“That class got me thinking about the larger world and about our responsibilities as Christians,” she said. It also confirmed her growing sense that she was ready to set out on a new path.
It was at around the same time that she casually mentioned to Elmhurst’s chaplain, the Rev. H. Scott Matheney, that she would like to travel to Africa someday. Matheney’s response took Stone aback. “Before you leave here, we’ll find a way to get you there,” Matheney told her. The following year, Stone was one of several students who joined Matheney and then-president Bryant L. Cureton in a home-building project for Habitat for Humanity in South Africa. When Habitat founder Millard Fuller came to campus to receive the College’s Niebuhr Medal, Stone led the effort to raise $10,000 in donations to the group.
“Kelly had a sense that she had to be in service, she had to act on her faith,” said Matheney. ”She wasn’t thinking about herself but about others.”
“Scott showed me that it was okay for me to dream about something other than small-town life,” Stone says. “To have someone affirm that was really powerful. He’s still a role model for me and a close friend.”
Stone spent part of her senior year studying at Chicago Theological Seminary, an experience she jokingly calls “my study-abroad experience.” But if the seminary was in some ways like another country, Stone discovered that she felt right at home there.
“I had fallen in love with higher education. I found that I thrived with a level of independence, freedom and flexibility,” she says. “I was good at it.”
After her graduation from Elmhurst, she went on to Yale Divinity School, where she earned a Master of Divinity. Fresh out of Yale, she was hired as the chaplain at Lakeland College in Sheboygan, Wisconsin. She was the college’s first female chaplain and one of the youngest anyone could remember. Some of her students asked her directly why the college didn’t have a male minister. People she met at local churches sometimes commented patronizingly on her youth. But Stone made an undeniable impact at Lakeland, revitalizing a moribund worship program and teaching introductory theology courses.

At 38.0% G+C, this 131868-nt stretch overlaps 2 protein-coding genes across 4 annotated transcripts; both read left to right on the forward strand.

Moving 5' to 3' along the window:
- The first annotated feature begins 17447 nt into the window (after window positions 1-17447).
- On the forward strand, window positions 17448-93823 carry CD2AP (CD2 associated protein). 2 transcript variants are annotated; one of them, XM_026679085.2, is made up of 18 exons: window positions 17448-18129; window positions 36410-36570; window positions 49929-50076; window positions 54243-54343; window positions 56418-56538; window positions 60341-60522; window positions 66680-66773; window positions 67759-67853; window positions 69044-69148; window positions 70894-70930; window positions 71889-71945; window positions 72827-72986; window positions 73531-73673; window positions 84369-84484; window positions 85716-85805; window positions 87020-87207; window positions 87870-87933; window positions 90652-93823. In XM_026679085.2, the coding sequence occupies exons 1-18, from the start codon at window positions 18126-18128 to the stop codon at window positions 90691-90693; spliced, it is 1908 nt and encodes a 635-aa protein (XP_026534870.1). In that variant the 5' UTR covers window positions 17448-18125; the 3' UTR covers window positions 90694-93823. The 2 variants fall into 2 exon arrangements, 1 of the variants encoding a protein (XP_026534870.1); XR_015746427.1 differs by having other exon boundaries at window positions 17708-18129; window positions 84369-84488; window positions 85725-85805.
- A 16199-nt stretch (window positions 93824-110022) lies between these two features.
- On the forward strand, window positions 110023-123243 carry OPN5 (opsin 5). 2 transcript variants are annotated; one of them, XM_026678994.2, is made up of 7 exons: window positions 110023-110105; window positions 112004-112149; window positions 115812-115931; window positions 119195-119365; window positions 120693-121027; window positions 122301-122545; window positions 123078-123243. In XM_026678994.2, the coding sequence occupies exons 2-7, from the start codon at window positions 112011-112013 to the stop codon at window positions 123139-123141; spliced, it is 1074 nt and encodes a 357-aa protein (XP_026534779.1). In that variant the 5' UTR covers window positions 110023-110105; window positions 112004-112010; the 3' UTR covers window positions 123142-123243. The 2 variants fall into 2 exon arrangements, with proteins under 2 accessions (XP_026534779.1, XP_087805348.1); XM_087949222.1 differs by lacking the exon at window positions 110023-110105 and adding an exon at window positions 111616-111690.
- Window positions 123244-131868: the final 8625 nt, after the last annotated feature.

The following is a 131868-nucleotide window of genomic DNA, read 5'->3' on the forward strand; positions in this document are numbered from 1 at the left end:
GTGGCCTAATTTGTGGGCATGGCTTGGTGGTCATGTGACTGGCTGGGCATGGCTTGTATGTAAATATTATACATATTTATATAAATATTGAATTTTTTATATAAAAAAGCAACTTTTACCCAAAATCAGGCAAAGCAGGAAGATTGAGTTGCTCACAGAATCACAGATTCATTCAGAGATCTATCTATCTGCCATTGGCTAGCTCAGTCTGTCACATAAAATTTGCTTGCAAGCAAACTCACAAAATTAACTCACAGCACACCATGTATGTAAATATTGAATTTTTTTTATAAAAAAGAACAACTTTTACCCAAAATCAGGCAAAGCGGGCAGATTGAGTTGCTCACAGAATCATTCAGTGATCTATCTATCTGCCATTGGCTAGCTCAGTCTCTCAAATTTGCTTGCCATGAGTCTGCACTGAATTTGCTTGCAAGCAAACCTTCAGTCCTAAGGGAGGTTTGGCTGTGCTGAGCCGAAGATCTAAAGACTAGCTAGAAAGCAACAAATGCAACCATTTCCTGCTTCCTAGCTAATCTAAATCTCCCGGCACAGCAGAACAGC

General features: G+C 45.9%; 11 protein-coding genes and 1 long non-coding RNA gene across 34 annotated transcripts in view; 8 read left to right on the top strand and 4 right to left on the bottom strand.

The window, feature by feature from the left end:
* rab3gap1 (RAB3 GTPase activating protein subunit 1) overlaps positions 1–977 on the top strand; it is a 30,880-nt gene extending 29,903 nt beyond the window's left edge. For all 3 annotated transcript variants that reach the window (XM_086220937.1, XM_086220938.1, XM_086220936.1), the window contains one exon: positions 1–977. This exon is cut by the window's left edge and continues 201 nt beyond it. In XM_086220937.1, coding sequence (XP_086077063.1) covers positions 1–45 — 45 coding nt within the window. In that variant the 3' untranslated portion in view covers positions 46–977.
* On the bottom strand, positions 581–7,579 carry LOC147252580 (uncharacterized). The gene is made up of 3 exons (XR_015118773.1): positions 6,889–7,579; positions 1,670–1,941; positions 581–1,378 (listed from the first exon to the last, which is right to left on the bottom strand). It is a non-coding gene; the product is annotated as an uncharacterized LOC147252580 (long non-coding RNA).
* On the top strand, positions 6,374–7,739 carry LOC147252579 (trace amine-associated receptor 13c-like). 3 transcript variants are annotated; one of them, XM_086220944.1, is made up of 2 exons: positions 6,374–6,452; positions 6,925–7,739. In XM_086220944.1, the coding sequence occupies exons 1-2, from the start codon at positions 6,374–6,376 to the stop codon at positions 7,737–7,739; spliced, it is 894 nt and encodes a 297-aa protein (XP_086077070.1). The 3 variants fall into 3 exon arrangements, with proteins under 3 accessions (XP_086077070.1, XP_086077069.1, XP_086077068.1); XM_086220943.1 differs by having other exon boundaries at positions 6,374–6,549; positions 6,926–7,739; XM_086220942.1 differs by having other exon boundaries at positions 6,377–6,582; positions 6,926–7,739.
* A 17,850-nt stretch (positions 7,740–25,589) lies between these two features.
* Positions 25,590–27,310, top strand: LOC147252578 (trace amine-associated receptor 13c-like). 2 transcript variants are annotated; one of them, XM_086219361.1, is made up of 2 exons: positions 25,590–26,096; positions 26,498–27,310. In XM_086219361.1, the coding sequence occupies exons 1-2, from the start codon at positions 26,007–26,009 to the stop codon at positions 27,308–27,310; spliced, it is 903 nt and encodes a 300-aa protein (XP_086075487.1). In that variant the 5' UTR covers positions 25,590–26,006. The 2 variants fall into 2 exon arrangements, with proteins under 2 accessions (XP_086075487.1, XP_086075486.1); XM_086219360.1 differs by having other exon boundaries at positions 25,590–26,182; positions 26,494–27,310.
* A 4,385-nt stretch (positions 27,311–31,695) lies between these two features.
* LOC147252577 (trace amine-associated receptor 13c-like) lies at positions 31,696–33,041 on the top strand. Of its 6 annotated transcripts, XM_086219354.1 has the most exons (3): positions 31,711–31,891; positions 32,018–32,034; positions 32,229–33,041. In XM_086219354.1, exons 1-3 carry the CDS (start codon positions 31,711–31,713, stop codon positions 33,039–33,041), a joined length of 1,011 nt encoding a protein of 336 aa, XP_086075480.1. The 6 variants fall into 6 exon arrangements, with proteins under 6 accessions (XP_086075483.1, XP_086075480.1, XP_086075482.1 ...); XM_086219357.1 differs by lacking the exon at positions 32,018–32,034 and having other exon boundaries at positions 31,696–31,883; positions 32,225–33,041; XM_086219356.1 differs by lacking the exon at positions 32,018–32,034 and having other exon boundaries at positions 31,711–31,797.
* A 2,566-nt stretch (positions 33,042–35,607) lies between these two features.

“Some thought that Lakeland was taking a risk hiring someone so young, but Kelly showed them that she had the maturity and the skill set to do that job very well,” Matheney said.
Stone, meanwhile, was hearing more about Wellesley’s innovative approaches to campus chaplaincy. She met the college’s head of religious life, Victor Kazanjian, at a professional conference and was impressed with the school’s efforts. When she learned of an opening on the chaplaincy team at Wellesley, she decided to apply. In 2011, Stone was hired as director of multifaith programs and Protestant chaplain at Wellesley.
“When I first heard about the position, I thought, ‘Protestant chaplain I can do. But multifaith programs?’” Stone said. “Then I realized I had been doing multifaith work out of necessity as the only chaplain at Lakeland. When one of your students tells you that her roommate doesn’t like it that she is up praying at 5:30 in the morning, you’re going to do what you can to find that student a place to pray. The multifaith work we’re doing at Wellesley is making explicit what a lot of good chaplains have been doing out of necessity for a long time.”
It’s all part of the evolving role chaplains are playing on many campuses, as student bodies grow more diverse and institutions become more inclusive. Matheney said Stone offers an example of the kind of impact a college chaplain can have. “Colleges and universities can be an incubator to frame what our future will look like, what our values will be,” he said. “In her interfaith work, Kelly is showing what colleges and universities need to be about.”
For all its focus on reinvention and change, Wellesley also remains rooted in its often high-profile history. This year, Stone and the rest of the campus are looking forward to welcoming back two of the school’s best-known graduates, Hillary Clinton and Madeleine Albright. Nowhere is the college’s 19th century heritage more clearly on display than in the sanctuary of Houghton Chapel, just one flight of stairs above the spare, nonsectarian spaces of the Multifaith Center. In the chapel, rows of stained glass windows testify to the college’s evolution. One, from 1890, shows St. Elizabeth teaching a youthful John the Baptist. A more recently installed window includes symbols representing 14 world religions and the figure of a woman who is, alone among the chapel’s stained-glass images, dark skinned.
This year, Stone is overseeing the design of a new triptych of windows to be installed in the chapel. The design process, she said, will include input from students, faculty and staff of diverse religious backgrounds.
“These windows will still be here in 100 years, so we want to get it right,” Stone said. “I feel like the custodian of something much bigger than me.”